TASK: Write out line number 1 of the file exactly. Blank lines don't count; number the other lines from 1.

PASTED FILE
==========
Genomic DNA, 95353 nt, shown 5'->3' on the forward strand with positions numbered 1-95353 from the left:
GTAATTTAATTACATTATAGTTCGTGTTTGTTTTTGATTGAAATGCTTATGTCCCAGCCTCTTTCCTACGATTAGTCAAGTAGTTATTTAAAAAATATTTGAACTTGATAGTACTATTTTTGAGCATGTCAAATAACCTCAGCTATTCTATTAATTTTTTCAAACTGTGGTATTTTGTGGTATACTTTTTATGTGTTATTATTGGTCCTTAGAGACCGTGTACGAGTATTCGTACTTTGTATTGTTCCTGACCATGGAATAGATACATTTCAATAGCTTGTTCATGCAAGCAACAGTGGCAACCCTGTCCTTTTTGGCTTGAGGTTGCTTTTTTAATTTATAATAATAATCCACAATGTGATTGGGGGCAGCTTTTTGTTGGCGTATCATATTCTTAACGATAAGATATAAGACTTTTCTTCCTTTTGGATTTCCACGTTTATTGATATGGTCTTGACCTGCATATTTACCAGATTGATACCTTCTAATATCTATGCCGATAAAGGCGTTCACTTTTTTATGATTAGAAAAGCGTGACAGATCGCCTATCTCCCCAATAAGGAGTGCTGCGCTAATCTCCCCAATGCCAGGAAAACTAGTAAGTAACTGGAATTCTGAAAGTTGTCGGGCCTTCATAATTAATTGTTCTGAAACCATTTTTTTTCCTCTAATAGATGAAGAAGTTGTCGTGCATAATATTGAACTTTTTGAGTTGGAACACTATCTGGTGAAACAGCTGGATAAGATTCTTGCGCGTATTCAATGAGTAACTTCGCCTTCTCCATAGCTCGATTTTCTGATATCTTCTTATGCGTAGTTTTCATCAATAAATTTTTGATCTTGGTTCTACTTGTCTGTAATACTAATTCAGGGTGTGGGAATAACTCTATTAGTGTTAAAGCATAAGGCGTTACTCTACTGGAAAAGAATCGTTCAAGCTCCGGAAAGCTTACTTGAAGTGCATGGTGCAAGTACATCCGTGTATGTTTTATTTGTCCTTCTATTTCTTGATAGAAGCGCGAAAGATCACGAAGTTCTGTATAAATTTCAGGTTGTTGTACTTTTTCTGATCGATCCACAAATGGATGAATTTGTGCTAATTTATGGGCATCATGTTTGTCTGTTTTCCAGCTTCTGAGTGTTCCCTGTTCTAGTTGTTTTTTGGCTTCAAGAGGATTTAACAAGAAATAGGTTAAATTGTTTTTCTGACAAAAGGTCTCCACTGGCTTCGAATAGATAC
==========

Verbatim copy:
Genomic DNA, 95353 nt, shown 5'->3' on the forward strand with positions numbered 1-95353 from the left: